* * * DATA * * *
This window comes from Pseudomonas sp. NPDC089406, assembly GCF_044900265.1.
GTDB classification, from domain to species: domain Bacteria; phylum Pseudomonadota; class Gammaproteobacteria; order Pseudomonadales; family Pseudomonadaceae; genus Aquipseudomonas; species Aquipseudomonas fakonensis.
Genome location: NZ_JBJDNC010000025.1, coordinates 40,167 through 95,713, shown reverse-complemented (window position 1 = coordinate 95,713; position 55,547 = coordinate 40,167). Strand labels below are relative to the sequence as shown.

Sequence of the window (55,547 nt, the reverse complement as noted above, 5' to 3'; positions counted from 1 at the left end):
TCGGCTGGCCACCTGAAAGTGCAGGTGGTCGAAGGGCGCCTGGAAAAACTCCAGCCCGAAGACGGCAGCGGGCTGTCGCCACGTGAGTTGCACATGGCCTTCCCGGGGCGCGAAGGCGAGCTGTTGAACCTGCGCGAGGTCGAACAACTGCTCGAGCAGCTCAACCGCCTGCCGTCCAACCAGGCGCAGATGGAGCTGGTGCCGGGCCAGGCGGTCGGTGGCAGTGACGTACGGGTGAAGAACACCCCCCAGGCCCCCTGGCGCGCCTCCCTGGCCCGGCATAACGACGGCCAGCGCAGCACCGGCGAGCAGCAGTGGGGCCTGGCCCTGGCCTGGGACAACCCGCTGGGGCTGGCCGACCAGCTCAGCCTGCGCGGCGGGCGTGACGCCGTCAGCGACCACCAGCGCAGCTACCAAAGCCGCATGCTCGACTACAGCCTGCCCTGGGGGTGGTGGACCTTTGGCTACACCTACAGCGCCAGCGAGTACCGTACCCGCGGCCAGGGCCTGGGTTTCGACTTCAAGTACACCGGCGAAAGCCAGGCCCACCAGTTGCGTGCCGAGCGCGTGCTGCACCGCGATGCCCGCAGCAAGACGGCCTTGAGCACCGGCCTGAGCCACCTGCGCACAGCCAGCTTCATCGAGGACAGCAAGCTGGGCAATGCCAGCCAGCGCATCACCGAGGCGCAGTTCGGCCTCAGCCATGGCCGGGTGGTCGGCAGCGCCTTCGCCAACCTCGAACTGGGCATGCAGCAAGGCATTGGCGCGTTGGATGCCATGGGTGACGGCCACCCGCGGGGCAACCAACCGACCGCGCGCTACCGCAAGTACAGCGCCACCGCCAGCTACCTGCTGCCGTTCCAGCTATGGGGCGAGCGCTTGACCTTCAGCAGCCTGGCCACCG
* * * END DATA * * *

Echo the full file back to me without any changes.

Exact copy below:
This window comes from Pseudomonas sp. NPDC089406, assembly GCF_044900265.1.
GTDB classification, from domain to species: domain Bacteria; phylum Pseudomonadota; class Gammaproteobacteria; order Pseudomonadales; family Pseudomonadaceae; genus Aquipseudomonas; species Aquipseudomonas fakonensis.
Genome location: NZ_JBJDNC010000025.1, coordinates 40,167 through 95,713, shown reverse-complemented (window position 1 = coordinate 95,713; position 55,547 = coordinate 40,167). Strand labels below are relative to the sequence as shown.

Sequence of the window (55,547 nt, the reverse complement as noted above, 5' to 3'; positions counted from 1 at the left end):
TCGGCTGGCCACCTGAAAGTGCAGGTGGTCGAAGGGCGCCTGGAAAAACTCCAGCCCGAAGACGGCAGCGGGCTGTCGCCACGTGAGTTGCACATGGCCTTCCCGGGGCGCGAAGGCGAGCTGTTGAACCTGCGCGAGGTCGAACAACTGCTCGAGCAGCTCAACCGCCTGCCGTCCAACCAGGCGCAGATGGAGCTGGTGCCGGGCCAGGCGGTCGGTGGCAGTGACGTACGGGTGAAGAACACCCCCCAGGCCCCCTGGCGCGCCTCCCTGGCCCGGCATAACGACGGCCAGCGCAGCACCGGCGAGCAGCAGTGGGGCCTGGCCCTGGCCTGGGACAACCCGCTGGGGCTGGCCGACCAGCTCAGCCTGCGCGGCGGGCGTGACGCCGTCAGCGACCACCAGCGCAGCTACCAAAGCCGCATGCTCGACTACAGCCTGCCCTGGGGGTGGTGGACCTTTGGCTACACCTACAGCGCCAGCGAGTACCGTACCCGCGGCCAGGGCCTGGGTTTCGACTTCAAGTACACCGGCGAAAGCCAGGCCCACCAGTTGCGTGCCGAGCGCGTGCTGCACCGCGATGCCCGCAGCAAGACGGCCTTGAGCACCGGCCTGAGCCACCTGCGCACAGCCAGCTTCATCGAGGACAGCAAGCTGGGCAATGCCAGCCAGCGCATCACCGAGGCGCAGTTCGGCCTCAGCCATGGCCGGGTGGTCGGCAGCGCCTTCGCCAACCTCGAACTGGGCATGCAGCAAGGCATTGGCGCGTTGGATGCCATGGGTGACGGCCACCCGCGGGGCAACCAACCGACCGCGCGCTACCGCAAGTACAGCGCCACCGCCAGCTACCTGCTGCCGTTCCAGCTATGGGGCGAGCGCTTGACCTTCAGCAGCCTGGCCACCG